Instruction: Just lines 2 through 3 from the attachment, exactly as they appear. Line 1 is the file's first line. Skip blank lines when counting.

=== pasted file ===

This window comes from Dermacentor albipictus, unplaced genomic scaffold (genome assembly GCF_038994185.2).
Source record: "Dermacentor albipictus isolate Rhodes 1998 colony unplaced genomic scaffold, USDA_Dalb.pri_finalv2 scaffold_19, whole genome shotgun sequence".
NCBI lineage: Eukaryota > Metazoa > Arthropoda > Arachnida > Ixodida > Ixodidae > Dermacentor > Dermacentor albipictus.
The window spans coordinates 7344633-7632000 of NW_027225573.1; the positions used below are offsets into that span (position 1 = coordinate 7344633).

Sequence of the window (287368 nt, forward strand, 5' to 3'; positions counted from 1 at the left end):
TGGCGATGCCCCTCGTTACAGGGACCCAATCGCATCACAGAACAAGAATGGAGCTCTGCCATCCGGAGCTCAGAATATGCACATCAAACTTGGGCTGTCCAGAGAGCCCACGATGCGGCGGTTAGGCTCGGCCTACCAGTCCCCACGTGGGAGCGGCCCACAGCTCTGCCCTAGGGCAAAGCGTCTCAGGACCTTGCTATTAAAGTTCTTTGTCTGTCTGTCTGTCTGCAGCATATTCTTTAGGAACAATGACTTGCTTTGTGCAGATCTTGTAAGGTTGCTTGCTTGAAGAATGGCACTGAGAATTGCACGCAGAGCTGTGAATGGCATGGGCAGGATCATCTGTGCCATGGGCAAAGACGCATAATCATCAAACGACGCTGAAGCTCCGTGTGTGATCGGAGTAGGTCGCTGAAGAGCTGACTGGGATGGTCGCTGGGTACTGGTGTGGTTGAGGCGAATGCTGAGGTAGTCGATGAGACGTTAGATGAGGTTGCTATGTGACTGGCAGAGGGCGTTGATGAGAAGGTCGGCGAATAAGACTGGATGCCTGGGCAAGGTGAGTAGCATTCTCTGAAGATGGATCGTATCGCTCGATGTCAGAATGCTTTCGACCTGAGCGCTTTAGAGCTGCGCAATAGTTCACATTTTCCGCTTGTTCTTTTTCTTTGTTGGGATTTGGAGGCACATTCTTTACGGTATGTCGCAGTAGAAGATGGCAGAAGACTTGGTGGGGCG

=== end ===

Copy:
Source record: "Dermacentor albipictus isolate Rhodes 1998 colony unplaced genomic scaffold, USDA_Dalb.pri_finalv2 scaffold_19, whole genome shotgun sequence".
NCBI lineage: Eukaryota > Metazoa > Arthropoda > Arachnida > Ixodida > Ixodidae > Dermacentor > Dermacentor albipictus.